with us, to take their continuity payments, and we are making
contingency plans in the event that does not work, such as moving
work to other areas such as Newcastle where there is still a significant
level of unemployment and we can recruit very good staff for the
work. In areas of high unemployment, we are looking now at what
placement packages and training we can put in place. We will be
putting in a service to find other jobs within Government and
government offices in the area. We have, for example, a decision
taken to place the State Veterinary Service's Scrapie Research
Unit, at Worcester, which would soak up a number of staff which
would arise from the closure of that office, and that is influencing
our thinking now in terms of business continuity. If the SVS move
in, we may need to look at how we manage the down-sizing and closure
of Worcester at an earlier stage, because that means there would
not be casualties, they could move onto other SVS work. It is
that type of dynamic environment we are monitoring carefully with
167. I have given you quite a lot of free advice
this morning, can I give you another bit? Running services which
are time-limited and doomed is a complex specialist professional
task which requires special skills from the managers responsible
which may not exist in the existing management of RSCs, and I
would certainly urge on you a rapid review of the competency of
existing RSC managers to see if they can cope with the very different
dynamics of an organisation which may disappear and where morale
will be a constant problem and where service performance is almost
certainly going to be threatened by that. I would suggest you
carefully scrutinise whether you have the people in place to do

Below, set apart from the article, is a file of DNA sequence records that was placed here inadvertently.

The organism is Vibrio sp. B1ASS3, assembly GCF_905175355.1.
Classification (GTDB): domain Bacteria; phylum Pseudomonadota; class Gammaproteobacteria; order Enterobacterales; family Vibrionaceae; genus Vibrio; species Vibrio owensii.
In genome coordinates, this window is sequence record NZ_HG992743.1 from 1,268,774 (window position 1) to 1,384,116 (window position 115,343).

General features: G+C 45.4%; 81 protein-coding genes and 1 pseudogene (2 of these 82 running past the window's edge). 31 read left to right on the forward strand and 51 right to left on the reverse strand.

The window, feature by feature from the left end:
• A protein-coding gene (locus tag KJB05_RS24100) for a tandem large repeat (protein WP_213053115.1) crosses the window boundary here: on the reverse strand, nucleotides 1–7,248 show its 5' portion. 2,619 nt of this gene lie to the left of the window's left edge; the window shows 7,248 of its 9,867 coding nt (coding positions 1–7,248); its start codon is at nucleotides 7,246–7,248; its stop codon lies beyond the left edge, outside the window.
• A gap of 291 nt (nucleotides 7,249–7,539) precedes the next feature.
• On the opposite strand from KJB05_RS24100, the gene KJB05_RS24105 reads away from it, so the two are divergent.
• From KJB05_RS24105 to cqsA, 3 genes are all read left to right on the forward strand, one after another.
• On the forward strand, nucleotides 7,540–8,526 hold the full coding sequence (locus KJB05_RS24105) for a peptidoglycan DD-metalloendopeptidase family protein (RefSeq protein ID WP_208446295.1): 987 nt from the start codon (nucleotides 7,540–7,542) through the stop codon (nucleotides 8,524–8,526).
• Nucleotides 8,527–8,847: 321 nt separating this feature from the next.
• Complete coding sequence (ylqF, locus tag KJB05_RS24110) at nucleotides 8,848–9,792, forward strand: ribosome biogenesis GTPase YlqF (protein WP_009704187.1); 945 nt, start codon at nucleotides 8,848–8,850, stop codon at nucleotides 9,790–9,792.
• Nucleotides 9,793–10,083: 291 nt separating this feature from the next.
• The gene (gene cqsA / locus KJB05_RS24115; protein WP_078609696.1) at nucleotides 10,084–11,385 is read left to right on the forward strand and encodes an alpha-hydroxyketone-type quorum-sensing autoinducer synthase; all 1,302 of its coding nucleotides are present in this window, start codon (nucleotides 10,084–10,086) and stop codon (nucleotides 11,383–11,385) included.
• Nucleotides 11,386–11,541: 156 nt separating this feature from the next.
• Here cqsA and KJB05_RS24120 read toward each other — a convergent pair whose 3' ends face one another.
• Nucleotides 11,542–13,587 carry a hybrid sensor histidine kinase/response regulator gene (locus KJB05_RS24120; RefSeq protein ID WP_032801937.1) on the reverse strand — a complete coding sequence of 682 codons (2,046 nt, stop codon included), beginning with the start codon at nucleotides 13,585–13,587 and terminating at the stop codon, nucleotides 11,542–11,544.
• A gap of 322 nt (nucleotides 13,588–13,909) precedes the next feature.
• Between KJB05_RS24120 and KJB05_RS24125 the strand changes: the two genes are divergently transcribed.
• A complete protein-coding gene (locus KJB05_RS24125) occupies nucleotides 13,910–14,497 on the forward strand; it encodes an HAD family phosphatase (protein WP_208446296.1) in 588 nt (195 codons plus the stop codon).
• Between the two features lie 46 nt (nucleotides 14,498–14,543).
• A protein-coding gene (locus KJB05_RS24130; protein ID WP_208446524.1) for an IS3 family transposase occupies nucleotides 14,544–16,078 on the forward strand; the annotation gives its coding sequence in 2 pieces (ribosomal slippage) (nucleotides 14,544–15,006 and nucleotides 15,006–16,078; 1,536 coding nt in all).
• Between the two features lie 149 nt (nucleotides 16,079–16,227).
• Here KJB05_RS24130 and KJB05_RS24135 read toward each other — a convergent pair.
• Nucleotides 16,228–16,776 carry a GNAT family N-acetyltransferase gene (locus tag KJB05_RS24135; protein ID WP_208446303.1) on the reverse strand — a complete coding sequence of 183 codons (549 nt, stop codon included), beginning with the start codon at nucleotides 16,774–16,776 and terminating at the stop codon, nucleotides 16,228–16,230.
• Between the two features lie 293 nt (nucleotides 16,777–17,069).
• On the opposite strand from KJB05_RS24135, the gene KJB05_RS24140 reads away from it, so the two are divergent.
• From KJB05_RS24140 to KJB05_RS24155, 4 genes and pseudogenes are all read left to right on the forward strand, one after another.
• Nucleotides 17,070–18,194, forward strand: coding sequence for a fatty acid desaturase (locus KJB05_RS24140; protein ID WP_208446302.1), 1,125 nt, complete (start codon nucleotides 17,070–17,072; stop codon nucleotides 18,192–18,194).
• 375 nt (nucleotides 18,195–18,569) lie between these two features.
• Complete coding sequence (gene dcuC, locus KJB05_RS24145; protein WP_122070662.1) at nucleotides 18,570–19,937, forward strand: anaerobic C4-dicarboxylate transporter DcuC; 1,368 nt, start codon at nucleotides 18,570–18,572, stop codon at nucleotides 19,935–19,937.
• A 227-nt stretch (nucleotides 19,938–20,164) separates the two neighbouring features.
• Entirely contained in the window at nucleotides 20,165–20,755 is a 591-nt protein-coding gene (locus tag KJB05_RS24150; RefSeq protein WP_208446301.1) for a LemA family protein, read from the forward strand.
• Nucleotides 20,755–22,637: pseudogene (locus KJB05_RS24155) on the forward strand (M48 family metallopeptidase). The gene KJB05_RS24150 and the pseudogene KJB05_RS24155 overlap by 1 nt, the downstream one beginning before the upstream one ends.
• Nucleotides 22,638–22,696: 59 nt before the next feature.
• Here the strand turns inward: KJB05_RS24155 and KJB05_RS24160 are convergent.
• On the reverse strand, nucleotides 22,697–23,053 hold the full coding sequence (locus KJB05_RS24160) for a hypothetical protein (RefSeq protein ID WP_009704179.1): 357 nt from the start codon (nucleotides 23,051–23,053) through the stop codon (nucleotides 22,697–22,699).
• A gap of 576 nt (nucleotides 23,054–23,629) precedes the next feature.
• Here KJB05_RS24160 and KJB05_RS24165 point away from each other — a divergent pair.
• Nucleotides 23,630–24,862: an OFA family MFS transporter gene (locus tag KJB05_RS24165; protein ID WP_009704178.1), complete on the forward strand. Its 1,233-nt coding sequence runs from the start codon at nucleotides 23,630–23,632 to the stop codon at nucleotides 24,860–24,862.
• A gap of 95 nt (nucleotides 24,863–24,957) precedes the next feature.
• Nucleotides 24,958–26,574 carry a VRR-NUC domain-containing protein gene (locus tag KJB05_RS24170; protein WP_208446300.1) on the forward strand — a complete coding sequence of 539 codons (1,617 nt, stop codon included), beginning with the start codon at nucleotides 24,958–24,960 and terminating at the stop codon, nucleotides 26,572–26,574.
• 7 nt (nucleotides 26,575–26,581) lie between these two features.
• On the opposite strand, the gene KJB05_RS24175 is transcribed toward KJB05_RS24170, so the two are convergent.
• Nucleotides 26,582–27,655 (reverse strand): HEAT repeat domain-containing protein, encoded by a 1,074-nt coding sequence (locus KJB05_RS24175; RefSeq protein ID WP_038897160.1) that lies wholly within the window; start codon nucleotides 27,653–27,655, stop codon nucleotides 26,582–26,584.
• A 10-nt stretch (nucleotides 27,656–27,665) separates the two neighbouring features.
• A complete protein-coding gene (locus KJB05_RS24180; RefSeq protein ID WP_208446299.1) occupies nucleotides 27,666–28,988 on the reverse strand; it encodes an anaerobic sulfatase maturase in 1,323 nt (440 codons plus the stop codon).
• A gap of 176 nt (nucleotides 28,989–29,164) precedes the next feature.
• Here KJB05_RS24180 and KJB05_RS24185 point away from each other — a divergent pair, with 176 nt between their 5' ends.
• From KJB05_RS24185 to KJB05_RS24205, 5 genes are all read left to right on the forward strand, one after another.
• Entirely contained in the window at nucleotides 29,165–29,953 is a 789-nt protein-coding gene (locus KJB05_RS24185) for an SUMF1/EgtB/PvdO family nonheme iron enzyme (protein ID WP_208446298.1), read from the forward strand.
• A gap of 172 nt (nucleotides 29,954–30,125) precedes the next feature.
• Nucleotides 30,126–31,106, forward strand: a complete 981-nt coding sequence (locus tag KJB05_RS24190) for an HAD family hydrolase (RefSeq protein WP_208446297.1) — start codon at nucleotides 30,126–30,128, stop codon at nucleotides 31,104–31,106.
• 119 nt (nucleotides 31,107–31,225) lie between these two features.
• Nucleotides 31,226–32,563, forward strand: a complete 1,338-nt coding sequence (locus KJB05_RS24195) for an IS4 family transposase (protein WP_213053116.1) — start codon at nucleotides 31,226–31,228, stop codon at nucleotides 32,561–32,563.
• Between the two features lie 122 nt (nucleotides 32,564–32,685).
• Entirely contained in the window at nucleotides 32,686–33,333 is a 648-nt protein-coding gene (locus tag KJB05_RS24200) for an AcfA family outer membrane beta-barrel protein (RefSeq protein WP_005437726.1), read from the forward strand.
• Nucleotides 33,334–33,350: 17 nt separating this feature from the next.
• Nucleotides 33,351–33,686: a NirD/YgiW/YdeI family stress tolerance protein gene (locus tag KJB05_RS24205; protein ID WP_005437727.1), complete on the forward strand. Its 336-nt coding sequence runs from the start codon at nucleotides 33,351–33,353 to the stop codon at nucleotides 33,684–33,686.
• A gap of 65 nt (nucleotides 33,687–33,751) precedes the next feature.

that job, because it is not a common one and it is not at all
the same as running a standard service which everyone knew was
going to be there for another five, ten years.
(Mr McNeill) Thank you for that. I understand the
168. Mr McNeill, all political careers are time-limited
by definition and Enoch Powell said they all end in failure. We
are time-limited and doomed as well but you have been with us
for two hours. Mr Bender remarked to me a little while ago that
the only thing which made him wake up in a sweat at night was
CAPPA and the possibility of CAPPA going wrong. I suspect both
your career and his career are on the line on this one.
(Mr McNeill) Yes.
169. I do hope that if you do see hairline fractures
you will let that be known very rapidly and say, "I am supposed
to be in charge of this, we need to come back and debate this",
because there has been a history of a lot of things progressively
going wrong, sticking plaster being applied and at the end of
the day the whole thing has fallen apart. I hope you do not think
we have given you too difficult a session, I hope you think it
has been fair, but, as you can imagine, an awful lot does rest
on this and therefore we are very concerned because we are constantly
dealing with farmers whose whole livelihoods depend upon the systems
delivering. Thank you very much for coming in front of us. I am
sure at some future date when you have your people around you
and the actual architecture in place, we may want to have another
look to see how things are turning out as you handle this very
important transition. Thank you very much for coming today.
(Mr McNeill) Thank you, Chairman.